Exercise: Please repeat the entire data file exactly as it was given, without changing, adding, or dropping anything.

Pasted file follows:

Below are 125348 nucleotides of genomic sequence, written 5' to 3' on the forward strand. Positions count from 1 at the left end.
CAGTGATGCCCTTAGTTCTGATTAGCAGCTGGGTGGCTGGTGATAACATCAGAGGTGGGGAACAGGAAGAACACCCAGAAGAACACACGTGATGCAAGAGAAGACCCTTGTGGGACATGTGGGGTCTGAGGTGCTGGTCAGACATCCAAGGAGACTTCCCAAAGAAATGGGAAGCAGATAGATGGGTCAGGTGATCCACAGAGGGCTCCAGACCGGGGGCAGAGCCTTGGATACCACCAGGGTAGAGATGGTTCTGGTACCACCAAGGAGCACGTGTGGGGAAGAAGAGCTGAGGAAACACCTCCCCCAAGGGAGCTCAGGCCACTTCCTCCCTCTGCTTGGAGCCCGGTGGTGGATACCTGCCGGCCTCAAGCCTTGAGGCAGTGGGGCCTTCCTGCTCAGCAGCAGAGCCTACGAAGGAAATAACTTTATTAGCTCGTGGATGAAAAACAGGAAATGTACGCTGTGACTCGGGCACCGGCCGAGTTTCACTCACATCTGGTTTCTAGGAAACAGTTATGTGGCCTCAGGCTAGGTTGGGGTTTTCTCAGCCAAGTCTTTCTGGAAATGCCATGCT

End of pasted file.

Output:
Below are 125348 nucleotides of genomic sequence, written 5' to 3' on the forward strand. Positions count from 1 at the left end.
CAGTGATGCCCTTAGTTCTGATTAGCAGCTGGGTGGCTGGTGATAACATCAGAGGTGGGGAACAGGAAGAACACCCAGAAGAACACACGTGATGCAAGAGAAGACCCTTGTGGGACATGTGGGGTCTGAGGTGCTGGTCAGACATCCAAGGAGACTTCCCAAAGAAATGGGAAGCAGATAGATGGGTCAGGTGATCCACAGAGGGCTCCAGACCGGGGGCAGAGCCTTGGATACCACCAGGGTAGAGATGGTTCTGGTACCACCAAGGAGCACGTGTGGGGAAGAAGAGCTGAGGAAACACCTCCCCCAAGGGAGCTCAGGCCACTTCCTCCCTCTGCTTGGAGCCCGGTGGTGGATACCTGCCGGCCTCAAGCCTTGAGGCAGTGGGGCCTTCCTGCTCAGCAGCAGAGCCTACGAAGGAAATAACTTTATTAGCTCGTGGATGAAAAACAGGAAATGTACGCTGTGACTCGGGCACCGGCCGAGTTTCACTCACATCTGGTTTCTAGGAAACAGTTATGTGGCCTCAGGCTAGGTTGGGGTTTTCTCAGCCAAGTCTTTCTGGAAATGCCATGCT